Market segmentation allows a company to target its products or services to a specific group of consumers, thus avoiding the cost of advertising and distributing to a mass market. A disadvantage of segmentation is that it sacrifices economies of scale in production, distribution and communication, according to NetMBA. Segmentation is effective for small businesses that match marketing strategies with core customers, according to the Houston Chronicle.
Some examples of market segments are geographic, demographic, psychographic and behavioralistic groups, according to NetMBA. A geographic segment can be defined by its location or population density, such as urban vs. rural. Demographic segments include baby boomers or highly educated customers. Psychographic segments are divided by activities or interests. Behavioralistic variables include brand loyalty and first-time buyers.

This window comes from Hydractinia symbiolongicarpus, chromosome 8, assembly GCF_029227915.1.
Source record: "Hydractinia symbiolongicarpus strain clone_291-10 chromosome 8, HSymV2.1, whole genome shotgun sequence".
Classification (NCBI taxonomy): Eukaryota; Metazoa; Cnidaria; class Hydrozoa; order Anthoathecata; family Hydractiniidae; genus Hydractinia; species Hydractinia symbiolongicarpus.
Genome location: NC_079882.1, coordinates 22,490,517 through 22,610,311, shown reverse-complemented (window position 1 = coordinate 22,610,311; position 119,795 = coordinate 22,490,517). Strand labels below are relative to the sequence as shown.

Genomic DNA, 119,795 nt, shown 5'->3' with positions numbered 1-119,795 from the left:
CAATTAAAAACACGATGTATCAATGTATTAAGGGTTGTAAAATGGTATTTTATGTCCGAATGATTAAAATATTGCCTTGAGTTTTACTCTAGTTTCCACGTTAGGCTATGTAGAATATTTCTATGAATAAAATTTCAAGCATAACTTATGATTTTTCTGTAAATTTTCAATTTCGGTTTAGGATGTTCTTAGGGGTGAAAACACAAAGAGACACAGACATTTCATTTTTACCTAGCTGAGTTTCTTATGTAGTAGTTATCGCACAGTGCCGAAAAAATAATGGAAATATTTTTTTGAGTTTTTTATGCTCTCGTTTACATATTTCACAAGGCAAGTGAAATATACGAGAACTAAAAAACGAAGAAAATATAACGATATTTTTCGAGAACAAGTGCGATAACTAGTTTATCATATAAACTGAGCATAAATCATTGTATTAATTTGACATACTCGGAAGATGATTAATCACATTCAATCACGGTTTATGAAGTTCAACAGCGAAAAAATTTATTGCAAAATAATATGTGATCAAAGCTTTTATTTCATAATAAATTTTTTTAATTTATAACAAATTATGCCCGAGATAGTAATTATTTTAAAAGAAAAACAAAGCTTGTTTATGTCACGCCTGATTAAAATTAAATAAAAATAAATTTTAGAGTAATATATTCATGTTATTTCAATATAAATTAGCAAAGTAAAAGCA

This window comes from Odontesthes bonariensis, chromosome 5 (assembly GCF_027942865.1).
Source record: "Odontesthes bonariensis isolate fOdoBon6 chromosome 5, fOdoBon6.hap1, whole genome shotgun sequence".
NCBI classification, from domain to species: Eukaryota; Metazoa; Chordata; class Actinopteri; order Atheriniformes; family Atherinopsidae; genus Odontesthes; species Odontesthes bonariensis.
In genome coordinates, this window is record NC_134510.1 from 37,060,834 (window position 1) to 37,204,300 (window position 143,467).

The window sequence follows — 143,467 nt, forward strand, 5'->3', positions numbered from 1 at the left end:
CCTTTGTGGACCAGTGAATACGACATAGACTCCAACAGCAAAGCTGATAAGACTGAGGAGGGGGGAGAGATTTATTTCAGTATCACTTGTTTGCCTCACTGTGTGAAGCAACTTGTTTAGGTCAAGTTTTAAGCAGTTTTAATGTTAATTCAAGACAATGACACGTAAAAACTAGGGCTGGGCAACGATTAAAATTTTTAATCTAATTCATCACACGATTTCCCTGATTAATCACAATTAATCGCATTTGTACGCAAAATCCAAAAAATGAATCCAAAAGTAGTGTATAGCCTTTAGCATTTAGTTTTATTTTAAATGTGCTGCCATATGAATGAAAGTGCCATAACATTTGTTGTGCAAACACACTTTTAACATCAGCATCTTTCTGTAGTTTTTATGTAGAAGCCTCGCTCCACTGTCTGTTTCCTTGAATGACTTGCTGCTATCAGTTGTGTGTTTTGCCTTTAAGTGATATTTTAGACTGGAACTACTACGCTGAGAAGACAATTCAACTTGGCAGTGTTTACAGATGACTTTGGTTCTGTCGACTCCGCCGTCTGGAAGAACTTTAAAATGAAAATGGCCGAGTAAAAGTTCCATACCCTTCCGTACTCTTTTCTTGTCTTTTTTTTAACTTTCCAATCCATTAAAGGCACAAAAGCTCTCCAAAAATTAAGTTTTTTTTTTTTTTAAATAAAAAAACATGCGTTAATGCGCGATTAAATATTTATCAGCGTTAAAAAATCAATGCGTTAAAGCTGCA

Businesses focused on targeted marketing can overlook other potential customers, the Houston Chronicle points out, such as a cereal company that advertises exclusively to children and neglects a larger group of potential adult consumers. Some market segments are identified by common traits, such as double-income, no kids, or DINK households, according to NetMBA. Segmentation can also be exploitative, as in cases where a fast-food company deliberately targets low-income families unable to afford a nutritional diet, notes the Houston Chronicle.